The Fundamentals of Digital Forensics and Cyber Law

The Fundamentals of Digital Forensics and Cyber Law

Kirti Raj Raj Bhatele (BSF Academy, India), Deepak Dutt Mishra (BSF Academy, India), Himanshu Bhatt (BSF Academy, India) and Karishma Das (BSF Academy, India)
DOI: 10.4018/978-1-5225-8241-0.ch002
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This chapter provides prerequisites associated with cyber crimes, cyber forensics, and law enforcement. It consists of a brief introduction to the definition of cyber crimes, its classification, challenges associated with it and how it evolved with time, impact on the society, cyber terrorism, and the extent of problem scalability along with focusing on law enforcement aspects associated with the tracking and the prevention from such type crimes. The aspects discussed here include various cyber laws and law enforcement techniques introduced by various countries throughout the world which helps them to fight against cyber crimes. The cyber laws discussed include Australian, Canadian, United States, United Kingdom, and Indian law. This chapter also deals with the digital/cyber forensics, what does digital/cyber forensics mean, its types, and laws/rules revolving around them, like how to collect evidence, jurisdictions, and e-discovery.
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Introduction: Cyber Crime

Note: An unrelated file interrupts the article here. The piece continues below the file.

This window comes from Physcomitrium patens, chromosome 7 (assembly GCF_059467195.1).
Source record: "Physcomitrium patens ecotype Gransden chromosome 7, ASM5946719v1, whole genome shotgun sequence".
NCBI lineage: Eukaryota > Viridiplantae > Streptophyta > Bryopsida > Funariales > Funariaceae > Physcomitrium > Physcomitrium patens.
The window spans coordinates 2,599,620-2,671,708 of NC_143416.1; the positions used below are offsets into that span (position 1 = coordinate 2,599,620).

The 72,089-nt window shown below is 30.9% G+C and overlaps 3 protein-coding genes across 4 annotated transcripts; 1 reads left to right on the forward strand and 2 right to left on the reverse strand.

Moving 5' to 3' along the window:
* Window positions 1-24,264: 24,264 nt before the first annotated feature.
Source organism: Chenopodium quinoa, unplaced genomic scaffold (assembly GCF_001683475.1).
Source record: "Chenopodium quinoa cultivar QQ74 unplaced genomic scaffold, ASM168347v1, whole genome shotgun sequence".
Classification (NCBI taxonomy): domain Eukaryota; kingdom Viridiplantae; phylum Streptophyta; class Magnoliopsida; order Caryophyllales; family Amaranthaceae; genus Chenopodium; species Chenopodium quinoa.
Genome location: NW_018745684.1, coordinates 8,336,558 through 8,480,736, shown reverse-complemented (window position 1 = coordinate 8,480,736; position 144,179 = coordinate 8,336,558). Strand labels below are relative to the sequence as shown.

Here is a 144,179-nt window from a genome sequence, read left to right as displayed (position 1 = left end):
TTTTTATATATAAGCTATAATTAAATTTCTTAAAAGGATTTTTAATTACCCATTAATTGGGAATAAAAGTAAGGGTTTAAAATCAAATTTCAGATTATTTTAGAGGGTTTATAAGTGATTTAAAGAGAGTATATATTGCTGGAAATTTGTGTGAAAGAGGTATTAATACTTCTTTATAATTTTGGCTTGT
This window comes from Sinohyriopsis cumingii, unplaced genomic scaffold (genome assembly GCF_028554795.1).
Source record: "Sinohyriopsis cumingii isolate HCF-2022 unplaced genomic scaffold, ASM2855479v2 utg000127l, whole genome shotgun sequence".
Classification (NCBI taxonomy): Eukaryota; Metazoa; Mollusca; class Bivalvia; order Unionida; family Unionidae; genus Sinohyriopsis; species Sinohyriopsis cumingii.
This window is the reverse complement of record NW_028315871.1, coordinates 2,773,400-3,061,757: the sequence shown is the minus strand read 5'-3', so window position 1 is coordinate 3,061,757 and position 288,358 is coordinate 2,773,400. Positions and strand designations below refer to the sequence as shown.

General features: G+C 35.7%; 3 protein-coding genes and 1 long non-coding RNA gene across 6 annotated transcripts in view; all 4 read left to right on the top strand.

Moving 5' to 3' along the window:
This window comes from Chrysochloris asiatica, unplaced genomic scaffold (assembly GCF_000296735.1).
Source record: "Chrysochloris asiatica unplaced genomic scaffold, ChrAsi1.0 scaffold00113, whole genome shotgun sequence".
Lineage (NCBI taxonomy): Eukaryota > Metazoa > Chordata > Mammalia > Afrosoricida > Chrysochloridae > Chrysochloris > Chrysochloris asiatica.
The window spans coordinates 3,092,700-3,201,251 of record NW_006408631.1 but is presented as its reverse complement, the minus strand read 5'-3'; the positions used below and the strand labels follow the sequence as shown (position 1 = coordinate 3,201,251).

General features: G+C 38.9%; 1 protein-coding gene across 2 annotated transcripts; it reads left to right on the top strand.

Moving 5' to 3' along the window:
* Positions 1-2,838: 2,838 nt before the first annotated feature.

Cybercrimes are described as crimes committed using a computer network. It is illegal behaviour directed by means of any electronic operations. If taken exactly, each term suffers from one or more insufficient. Mainly cybercrimes or virtual crimes are may be seen as focusing exclusively on the Internet. The terms such as ‘digital’, ‘electronic or ‘high-tech’ crime may be seen as so broad as to be meaningless.

For example, ‘hi-tech crime’ may go afar networked information technology to include other ‘hi-tech’ developments such as nanotechnology and bioengineering. Terms should not, however, be approached mainly, but rather as usually descriptive terms which importance the role of technology in the commission of a crime. Although it is still the case that no one term has become truly prevalent, with many being used interchangeably, ‘cybercrime’ has been adopted in this chapter for a number of reasons. First, it is mainly used in the literature. Secondly, it has found its way into common usage. Thirdly, it accents the importance of networked computers. Fourthly, and most importantly, it is the term adopted in the Council of Europe Convention on cybercrime.

Evolution of Cyber-Crime

All know that the radical change in transportation of persons and goods affected by the introduction of the automobile, the speed with which it moves, and the ease with which malevolent persons can avoid capture, has greatly encouraged and increased crimes. In 1920s automobile is equally opposite of digital technology today. There also have been negative aspects of these developments. The convenience and ease provided through electronic banking and online sales also form a ground for the commitment of frauds. Electronic communication such as email has helped us to communicate farther away it also has generated issues like stalking and harassment. Due to a greater need for computers and digital networks, we have grown entirely dependent on them. Technology has made itself a tempting target; either for the purpose of gaining important and various types of information or for the objective of causing disruption and damage (Clough, 2010).

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